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How much Gainesville impact fees could rise, and what they would pay for
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Gainesville City Council members discuss a proposed impact fee ordinance during the work session on Thursday, May 2, 2019. - photo by Kelsey Podo

Impact fees in Gainesville could be rising -- a lot -- if a proposal by city officials is approved.

The hike could mean funding for park improvements and Fire Station No. 5 becoming a reality, according to Rusty Ligon, community and economic development director for the city, who recommended changes to the city’s impact fee program during the Gainesville City Council work session on Thursday, May 2.

Ligon gave a presentation with Jerry Weitz, who has worked as a planning and development consultant with the city since 2003, and proposed increasing the impact fee from the current $1,589 by more than $1,200 per new residential dwelling unit.

Impact fee revenue is primarily used to fund capital projects for libraries, parks and public safety.

“What I want to emphasize here is that it’s not a tax or recurring payment,” Weitz said. “It’s a one-time fee for public facilities.”

Weitz said the impact fees are a way to make sure the city keeps the level of service in line with its rate of population growth.

If the impact fee doesn’t properly reflect this growth, he said parks will become more crowded, police response times will increase and ultimately the level of services will decrease. He said the residents and property owners will have to pay as a result.

“The beauty behind an impact fee is that you don’t have to go back to your existing residents and say, ‘Although you might not like it, we’re going to have to raise your property taxes,’” he said. “...The impact fee is charged based on the proportion of impact of new development and is charged to that new development, property owner and developer.”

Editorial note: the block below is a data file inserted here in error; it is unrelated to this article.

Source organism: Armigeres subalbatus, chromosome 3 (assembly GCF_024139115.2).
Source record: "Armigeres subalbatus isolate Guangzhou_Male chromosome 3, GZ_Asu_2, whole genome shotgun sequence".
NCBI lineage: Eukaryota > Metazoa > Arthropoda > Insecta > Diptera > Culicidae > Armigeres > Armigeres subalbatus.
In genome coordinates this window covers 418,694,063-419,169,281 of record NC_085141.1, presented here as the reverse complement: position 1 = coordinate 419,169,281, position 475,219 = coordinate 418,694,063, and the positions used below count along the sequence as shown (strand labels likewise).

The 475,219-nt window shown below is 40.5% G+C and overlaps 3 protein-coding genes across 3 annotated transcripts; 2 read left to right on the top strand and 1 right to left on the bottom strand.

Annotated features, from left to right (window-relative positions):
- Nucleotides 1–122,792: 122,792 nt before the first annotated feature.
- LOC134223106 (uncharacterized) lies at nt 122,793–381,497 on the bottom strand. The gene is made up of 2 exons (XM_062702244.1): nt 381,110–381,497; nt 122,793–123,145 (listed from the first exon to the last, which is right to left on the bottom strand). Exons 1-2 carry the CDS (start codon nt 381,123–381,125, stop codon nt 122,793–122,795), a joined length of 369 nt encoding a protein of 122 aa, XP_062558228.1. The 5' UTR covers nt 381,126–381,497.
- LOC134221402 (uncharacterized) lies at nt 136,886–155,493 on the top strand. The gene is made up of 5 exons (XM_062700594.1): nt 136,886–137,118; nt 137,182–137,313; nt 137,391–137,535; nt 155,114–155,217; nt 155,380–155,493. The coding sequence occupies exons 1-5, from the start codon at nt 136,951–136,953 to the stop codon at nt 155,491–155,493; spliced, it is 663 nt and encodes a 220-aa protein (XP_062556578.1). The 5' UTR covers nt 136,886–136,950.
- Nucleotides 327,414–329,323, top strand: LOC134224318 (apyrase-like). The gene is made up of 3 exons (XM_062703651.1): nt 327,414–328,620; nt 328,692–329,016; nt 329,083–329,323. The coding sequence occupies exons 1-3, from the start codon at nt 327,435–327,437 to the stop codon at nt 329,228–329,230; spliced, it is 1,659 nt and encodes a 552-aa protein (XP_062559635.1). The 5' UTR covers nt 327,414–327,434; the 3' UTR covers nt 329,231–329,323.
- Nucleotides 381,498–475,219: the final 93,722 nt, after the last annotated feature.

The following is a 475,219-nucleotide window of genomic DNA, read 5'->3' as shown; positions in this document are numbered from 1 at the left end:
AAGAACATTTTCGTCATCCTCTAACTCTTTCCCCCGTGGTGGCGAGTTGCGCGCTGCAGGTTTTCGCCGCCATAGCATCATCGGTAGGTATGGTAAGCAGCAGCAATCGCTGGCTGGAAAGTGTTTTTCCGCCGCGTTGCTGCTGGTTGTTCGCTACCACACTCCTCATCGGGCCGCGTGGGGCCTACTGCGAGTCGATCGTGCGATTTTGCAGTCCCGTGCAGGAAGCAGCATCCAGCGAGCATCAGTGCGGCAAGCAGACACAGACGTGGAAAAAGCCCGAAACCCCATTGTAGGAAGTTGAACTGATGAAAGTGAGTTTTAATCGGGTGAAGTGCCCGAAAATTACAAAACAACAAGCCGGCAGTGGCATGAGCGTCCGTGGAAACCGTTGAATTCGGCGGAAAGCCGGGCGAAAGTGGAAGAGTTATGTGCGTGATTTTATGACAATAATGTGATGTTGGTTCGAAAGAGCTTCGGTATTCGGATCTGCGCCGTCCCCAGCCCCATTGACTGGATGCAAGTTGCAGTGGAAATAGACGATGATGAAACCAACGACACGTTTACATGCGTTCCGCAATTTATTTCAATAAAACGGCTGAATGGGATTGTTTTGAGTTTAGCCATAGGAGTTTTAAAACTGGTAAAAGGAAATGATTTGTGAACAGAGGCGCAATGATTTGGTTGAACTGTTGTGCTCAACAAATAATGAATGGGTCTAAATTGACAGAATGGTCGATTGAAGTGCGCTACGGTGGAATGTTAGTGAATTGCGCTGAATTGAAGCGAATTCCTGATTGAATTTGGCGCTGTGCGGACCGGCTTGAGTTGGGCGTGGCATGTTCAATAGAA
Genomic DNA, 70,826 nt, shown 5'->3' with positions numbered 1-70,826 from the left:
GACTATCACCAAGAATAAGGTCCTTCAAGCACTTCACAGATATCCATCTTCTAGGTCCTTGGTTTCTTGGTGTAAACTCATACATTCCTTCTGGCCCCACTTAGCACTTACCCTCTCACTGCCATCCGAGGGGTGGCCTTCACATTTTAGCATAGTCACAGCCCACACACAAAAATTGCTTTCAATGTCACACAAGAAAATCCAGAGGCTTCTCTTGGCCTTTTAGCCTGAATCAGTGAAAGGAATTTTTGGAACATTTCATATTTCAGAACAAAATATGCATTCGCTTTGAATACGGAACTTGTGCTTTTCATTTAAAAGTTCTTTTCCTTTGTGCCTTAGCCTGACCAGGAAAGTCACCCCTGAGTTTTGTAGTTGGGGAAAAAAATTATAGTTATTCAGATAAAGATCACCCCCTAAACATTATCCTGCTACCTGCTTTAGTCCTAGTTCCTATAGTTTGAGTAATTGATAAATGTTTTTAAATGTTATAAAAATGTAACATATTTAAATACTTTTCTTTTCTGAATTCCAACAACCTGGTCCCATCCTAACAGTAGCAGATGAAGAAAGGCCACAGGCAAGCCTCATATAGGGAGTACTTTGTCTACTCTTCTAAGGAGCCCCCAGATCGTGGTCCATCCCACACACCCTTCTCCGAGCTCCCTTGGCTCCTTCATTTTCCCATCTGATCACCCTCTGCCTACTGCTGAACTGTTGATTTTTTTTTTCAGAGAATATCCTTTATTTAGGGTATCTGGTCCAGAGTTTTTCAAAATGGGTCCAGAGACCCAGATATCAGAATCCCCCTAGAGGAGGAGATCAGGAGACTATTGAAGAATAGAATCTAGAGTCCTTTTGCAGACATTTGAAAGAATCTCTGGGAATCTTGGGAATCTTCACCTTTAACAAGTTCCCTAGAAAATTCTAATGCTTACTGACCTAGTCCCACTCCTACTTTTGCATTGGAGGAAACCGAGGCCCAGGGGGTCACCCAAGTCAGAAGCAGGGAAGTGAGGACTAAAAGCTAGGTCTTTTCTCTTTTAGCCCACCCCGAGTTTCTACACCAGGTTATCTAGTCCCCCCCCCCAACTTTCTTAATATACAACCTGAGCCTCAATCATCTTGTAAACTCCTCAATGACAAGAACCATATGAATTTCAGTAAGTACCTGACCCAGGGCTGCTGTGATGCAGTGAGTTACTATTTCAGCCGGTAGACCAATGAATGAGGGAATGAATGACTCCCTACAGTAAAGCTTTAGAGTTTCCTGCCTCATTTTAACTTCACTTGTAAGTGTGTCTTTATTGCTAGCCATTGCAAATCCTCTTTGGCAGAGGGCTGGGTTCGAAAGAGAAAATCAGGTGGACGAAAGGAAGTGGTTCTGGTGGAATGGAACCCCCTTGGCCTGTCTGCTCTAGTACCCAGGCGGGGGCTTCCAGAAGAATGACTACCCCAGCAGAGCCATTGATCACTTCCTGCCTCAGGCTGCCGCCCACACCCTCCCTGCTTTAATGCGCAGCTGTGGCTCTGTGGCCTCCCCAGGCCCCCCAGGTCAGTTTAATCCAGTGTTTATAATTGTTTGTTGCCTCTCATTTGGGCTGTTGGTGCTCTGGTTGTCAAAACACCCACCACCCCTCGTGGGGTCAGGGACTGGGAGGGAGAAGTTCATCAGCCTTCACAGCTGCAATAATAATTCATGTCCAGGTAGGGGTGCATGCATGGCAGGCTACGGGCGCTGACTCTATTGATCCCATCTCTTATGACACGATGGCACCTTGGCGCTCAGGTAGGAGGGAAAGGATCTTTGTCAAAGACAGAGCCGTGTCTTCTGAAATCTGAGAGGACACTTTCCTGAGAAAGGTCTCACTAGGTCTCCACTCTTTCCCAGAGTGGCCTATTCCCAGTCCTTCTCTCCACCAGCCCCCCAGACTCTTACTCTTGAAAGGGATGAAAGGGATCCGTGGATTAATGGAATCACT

The city has used the impact fees in the past for projects such as a police training facility and a ladder truck for the fire department.

Weitz explained that the city’s most recent impact fee ordinance was adopted in 2006. The proposed changes would make the total impact fee $2,802 per dwelling unit.

With the updated ordinance, Ligon said the city could fund the fifth fire station it has wanted for years and expand its parks. Impact fee would also go toward funding a skate park behind the water tower on Queen City Parkway.

Matt Tate, Gainesville planning manager, said the skate park project is currently in the review process.

“It has been something that the community has desired for some time,” he said. “This is a good location for that — right off the greenway — so it’s very accessible.”

Mayor Pro Tem Sam Couvillon, said for the past couple of years Gainesville missed the mark on updating its impact fees.

“If we don’t do something like this, ultimately you’re having to update these facilities and it’s going to be the burden of the taxpayer,” Couvillon said. “Where else are we going to find that revenue? I think it’s a good move to do that.”

The first public hearing on the impact fee ordinance amendment will be held at 5:30 p.m. Tuesday, May 7 in the Public Safety Complex at 701 Queen City Parkway in Gainesville. A second public hearing will be held on Thursday, May 21 at the same time and location. The Council will follow the hearing by voting on the ordinance.

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